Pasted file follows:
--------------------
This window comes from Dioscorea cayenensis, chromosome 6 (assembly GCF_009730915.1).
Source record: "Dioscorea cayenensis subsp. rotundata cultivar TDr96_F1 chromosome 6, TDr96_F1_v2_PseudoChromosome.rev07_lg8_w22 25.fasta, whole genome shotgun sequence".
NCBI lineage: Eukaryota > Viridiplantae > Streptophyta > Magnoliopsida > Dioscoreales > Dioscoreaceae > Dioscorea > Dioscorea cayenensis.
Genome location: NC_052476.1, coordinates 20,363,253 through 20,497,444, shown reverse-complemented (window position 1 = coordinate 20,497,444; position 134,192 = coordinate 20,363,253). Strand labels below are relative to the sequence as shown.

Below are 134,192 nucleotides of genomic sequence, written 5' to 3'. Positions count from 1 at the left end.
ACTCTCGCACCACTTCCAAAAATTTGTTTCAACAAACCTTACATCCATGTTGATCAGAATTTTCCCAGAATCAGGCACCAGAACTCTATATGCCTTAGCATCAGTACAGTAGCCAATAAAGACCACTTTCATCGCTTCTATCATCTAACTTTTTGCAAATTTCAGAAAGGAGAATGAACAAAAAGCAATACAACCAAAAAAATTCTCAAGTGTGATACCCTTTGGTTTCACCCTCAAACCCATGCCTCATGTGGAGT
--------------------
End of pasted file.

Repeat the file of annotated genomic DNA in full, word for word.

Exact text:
This window comes from Dioscorea cayenensis, chromosome 6 (assembly GCF_009730915.1).
Source record: "Dioscorea cayenensis subsp. rotundata cultivar TDr96_F1 chromosome 6, TDr96_F1_v2_PseudoChromosome.rev07_lg8_w22 25.fasta, whole genome shotgun sequence".
NCBI lineage: Eukaryota > Viridiplantae > Streptophyta > Magnoliopsida > Dioscoreales > Dioscoreaceae > Dioscorea > Dioscorea cayenensis.
Genome location: NC_052476.1, coordinates 20,363,253 through 20,497,444, shown reverse-complemented (window position 1 = coordinate 20,497,444; position 134,192 = coordinate 20,363,253). Strand labels below are relative to the sequence as shown.

Below are 134,192 nucleotides of genomic sequence, written 5' to 3'. Positions count from 1 at the left end.
ACTCTCGCACCACTTCCAAAAATTTGTTTCAACAAACCTTACATCCATGTTGATCAGAATTTTCCCAGAATCAGGCACCAGAACTCTATATGCCTTAGCATCAGTACAGTAGCCAATAAAGACCACTTTCATCGCTTCTATCATCTAACTTTTTGCAAATTTCAGAAAGGAGAATGAACAAAAAGCAATACAACCAAAAAAATTCTCAAGTGTGATACCCTTTGGTTTCACCCTCAAACCCATGCCTCATGTGGAGT